McInnes running hot in Blues hooking race

MAKING A RUN: Cam McInnes provided a timely reminder of his ball-running ability with a solo try against Cronulla. Picture: Georgia Matts
MAKING A RUN: Cam McInnes provided a timely reminder of his ball-running ability with a solo try against Cronulla. Picture: Georgia Matts

THERE are some who still question the potency of Dragons hooker Cam McInnes’ running game, but Cronulla forward Wade Graham doesn’t need any more convincing – Matt Moylan either.

McInnes showed both a clean pair of heels on a 40-metre dash to the try-line in the Dragons 20-point win over the Sharks on Friday night, showing speed few knew he possessed.

With NSW coach Brad Fittler watching on from the sideline, it was a timely reminder of the 24-year-old’s ball-running ability as the race for the Blues No. 9 jumper shifts into overdrive. 

“I don’t get into the clear space too often but it was good to reward the boys for running hard through that middle,” McInnes said.

“I got sin-binned before that for a silly little play so I just wanted to get back out there and contribute. We had a focus on running hard and really fighting to to play the ball and I thought our backs and our middles did that.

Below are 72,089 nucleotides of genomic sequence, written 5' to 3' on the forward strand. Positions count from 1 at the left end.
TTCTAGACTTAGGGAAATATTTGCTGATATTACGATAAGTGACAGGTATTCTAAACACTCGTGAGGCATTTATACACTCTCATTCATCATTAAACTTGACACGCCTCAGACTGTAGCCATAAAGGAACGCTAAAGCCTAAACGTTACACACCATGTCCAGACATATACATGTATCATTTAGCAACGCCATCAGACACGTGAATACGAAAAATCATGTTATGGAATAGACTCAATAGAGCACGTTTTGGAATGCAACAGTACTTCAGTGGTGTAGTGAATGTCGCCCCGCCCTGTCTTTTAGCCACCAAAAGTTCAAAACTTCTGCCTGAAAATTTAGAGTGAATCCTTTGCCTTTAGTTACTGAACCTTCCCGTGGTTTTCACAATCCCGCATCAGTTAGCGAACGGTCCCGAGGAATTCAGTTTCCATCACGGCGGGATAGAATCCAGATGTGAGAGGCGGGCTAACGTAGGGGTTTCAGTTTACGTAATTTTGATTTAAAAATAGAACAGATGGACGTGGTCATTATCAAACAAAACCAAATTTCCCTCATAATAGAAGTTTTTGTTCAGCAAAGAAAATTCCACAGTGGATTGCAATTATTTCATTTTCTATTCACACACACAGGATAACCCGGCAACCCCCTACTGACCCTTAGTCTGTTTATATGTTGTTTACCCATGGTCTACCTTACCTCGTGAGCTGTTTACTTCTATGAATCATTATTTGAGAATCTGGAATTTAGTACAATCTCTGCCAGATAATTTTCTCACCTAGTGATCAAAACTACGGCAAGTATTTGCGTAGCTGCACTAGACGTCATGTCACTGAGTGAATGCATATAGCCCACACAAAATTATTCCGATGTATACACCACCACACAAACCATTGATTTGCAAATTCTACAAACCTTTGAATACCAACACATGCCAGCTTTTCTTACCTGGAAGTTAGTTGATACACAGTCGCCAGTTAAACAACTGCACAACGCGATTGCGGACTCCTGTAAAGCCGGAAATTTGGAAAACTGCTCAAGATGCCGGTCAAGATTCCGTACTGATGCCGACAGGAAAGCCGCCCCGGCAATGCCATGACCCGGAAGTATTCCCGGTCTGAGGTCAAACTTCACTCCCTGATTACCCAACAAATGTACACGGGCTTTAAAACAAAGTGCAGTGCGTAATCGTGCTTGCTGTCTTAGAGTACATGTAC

“As result you get some quick ones and some opportunities to run. The better the forwards are playing and running the footy, the better I’ll go so the credit’s really got to go to them.

“If you get no markers there or a quick play-the-ball there’s a good opportunity to run. If there’s two markers there and it’s slow I’ve got to give the ball out so I’m only as good as they are.”

While there’s no doubting McInnes’ insatiable appetite for hard work in the middle, the four-pointer showed he can be just as dangerous with ball in hand as other Blues hopefuls Damien Cook and Api Koroisau.

With the Dragons spine running red-hot in six straight wins to start the season, McInnes said he’s happy for his running game to remain underrated, at least by those outside the club.

“It’s not underrated by me. If a run’s there I’m going take it but I’m not going to play for myself.” McInnes said.

“A lot of the time people get caught up with who’s scoring tries and who’s making line breaks, but my focus is on playing my role for the team.

“I can run all day if I want to because I’m the hooker but it’s about taking my opportunities when they’re there and knowing when it’s time to feed one of the boys in or get it to the halves because they like a quick play-the-ball as well.

“It’s up to me to make the right decision so it’s just about finding that balance. As long as my coach and teammates are happy, I’m happy as well.”

It’s an affirmative yes on that front, with coach Paul McGregor saying his hooker’s scintillating solo effort came as no surprise.

“He does a lot of work so he probably doesn’t get to expose himself a whole lot with the footy,” McGregor said.

“If you look at our spine, we’ve got Gareth [Widdop] and Ben [Hunt] who like to play on the ball, you’ve got a fullback in [Matt] Dufty who’s around the footy and you need an unselfish person like Cam there to get them and our forwards the ball.

“With the balance there, there’s no fighting over it. When he sees an opportunity like he did he can finish them off like he did [on Friday night].”